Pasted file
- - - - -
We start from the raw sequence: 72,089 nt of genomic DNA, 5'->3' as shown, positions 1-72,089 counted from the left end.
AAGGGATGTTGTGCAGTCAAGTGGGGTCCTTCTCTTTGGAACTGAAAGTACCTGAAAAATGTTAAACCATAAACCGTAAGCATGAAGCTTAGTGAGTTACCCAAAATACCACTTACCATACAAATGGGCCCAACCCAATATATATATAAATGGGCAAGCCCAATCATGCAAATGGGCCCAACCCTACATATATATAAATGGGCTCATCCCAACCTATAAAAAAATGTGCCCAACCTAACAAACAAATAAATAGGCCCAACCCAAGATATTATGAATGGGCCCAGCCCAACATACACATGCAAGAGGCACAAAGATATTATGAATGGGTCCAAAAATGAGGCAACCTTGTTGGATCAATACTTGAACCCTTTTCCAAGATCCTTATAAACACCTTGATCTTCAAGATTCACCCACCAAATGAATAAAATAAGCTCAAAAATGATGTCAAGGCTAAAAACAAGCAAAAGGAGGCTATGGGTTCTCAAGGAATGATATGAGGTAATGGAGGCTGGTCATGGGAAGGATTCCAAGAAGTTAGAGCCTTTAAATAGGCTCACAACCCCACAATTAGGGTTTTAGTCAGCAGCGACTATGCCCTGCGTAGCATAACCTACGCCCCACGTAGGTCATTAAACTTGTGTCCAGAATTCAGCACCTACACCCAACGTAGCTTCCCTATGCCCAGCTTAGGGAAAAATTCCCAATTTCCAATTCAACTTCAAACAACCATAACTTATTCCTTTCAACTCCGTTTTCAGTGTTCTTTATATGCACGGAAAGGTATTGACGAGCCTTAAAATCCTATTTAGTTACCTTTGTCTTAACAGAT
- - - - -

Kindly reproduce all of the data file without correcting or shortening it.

We start from the raw sequence: 72,089 nt of genomic DNA, 5'->3' as shown, positions 1-72,089 counted from the left end.
AAGGGATGTTGTGCAGTCAAGTGGGGTCCTTCTCTTTGGAACTGAAAGTACCTGAAAAATGTTAAACCATAAACCGTAAGCATGAAGCTTAGTGAGTTACCCAAAATACCACTTACCATACAAATGGGCCCAACCCAATATATATATAAATGGGCAAGCCCAATCATGCAAATGGGCCCAACCCTACATATATATAAATGGGCTCATCCCAACCTATAAAAAAATGTGCCCAACCTAACAAACAAATAAATAGGCCCAACCCAAGATATTATGAATGGGCCCAGCCCAACATACACATGCAAGAGGCACAAAGATATTATGAATGGGTCCAAAAATGAGGCAACCTTGTTGGATCAATACTTGAACCCTTTTCCAAGATCCTTATAAACACCTTGATCTTCAAGATTCACCCACCAAATGAATAAAATAAGCTCAAAAATGATGTCAAGGCTAAAAACAAGCAAAAGGAGGCTATGGGTTCTCAAGGAATGATATGAGGTAATGGAGGCTGGTCATGGGAAGGATTCCAAGAAGTTAGAGCCTTTAAATAGGCTCACAACCCCACAATTAGGGTTTTAGTCAGCAGCGACTATGCCCTGCGTAGCATAACCTACGCCCCACGTAGGTCATTAAACTTGTGTCCAGAATTCAGCACCTACACCCAACGTAGCTTCCCTATGCCCAGCTTAGGGAAAAATTCCCAATTTCCAATTCAACTTCAAACAACCATAACTTATTCCTTTCAACTCCGTTTTCAGTGTTCTTTATATGCACGGAAAGGTATTGACGAGCCTTAAAATCCTATTTAGTTACCTTTGTCTTAACAGAT